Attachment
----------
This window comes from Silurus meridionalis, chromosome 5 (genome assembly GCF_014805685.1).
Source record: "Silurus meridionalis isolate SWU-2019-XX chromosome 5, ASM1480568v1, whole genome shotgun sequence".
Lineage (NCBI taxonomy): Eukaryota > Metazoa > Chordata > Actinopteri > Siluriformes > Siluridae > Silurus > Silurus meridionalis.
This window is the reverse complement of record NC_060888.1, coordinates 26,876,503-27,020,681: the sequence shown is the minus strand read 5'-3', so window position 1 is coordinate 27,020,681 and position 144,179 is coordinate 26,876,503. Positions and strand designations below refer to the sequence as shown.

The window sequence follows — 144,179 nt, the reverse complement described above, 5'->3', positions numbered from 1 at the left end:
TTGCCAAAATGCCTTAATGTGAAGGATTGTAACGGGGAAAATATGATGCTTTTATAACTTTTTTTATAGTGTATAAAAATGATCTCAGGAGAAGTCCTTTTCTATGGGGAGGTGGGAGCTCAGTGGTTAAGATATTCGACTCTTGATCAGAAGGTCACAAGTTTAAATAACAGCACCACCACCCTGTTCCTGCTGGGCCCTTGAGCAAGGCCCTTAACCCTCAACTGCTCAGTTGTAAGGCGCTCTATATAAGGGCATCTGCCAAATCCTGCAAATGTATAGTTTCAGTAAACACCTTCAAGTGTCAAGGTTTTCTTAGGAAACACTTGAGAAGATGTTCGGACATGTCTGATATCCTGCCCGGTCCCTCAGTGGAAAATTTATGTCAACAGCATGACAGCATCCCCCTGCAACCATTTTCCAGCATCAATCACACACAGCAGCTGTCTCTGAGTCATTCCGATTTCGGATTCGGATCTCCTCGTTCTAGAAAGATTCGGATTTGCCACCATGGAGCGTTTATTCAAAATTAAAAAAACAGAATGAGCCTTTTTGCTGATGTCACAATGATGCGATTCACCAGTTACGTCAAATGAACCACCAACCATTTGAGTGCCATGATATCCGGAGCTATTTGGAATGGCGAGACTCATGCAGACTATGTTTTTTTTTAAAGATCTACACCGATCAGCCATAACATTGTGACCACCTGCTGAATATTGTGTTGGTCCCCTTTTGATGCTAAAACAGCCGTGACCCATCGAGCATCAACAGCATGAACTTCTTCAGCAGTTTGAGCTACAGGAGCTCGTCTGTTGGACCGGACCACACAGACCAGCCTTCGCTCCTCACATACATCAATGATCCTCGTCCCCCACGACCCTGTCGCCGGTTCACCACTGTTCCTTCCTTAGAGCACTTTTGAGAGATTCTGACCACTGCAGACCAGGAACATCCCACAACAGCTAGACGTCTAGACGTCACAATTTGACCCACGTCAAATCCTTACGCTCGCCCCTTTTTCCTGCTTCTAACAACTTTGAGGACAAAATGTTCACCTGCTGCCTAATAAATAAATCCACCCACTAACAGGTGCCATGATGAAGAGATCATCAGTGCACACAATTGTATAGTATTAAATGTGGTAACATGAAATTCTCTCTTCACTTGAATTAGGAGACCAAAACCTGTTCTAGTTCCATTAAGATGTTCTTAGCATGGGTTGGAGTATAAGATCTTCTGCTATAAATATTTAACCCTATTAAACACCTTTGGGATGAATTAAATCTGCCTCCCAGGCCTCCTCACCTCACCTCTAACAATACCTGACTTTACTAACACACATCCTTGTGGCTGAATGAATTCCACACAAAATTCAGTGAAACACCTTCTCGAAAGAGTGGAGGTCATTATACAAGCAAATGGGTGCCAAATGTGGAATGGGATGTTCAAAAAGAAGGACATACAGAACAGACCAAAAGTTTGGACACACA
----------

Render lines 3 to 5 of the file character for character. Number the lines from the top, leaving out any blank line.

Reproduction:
Lineage (NCBI taxonomy): Eukaryota > Metazoa > Chordata > Actinopteri > Siluriformes > Siluridae > Silurus > Silurus meridionalis.
This window is the reverse complement of record NC_060888.1, coordinates 26,876,503-27,020,681: the sequence shown is the minus strand read 5'-3', so window position 1 is coordinate 27,020,681 and position 144,179 is coordinate 26,876,503. Positions and strand designations below refer to the sequence as shown.

The window sequence follows — 144,179 nt, the reverse complement described above, 5'->3', positions numbered from 1 at the left end: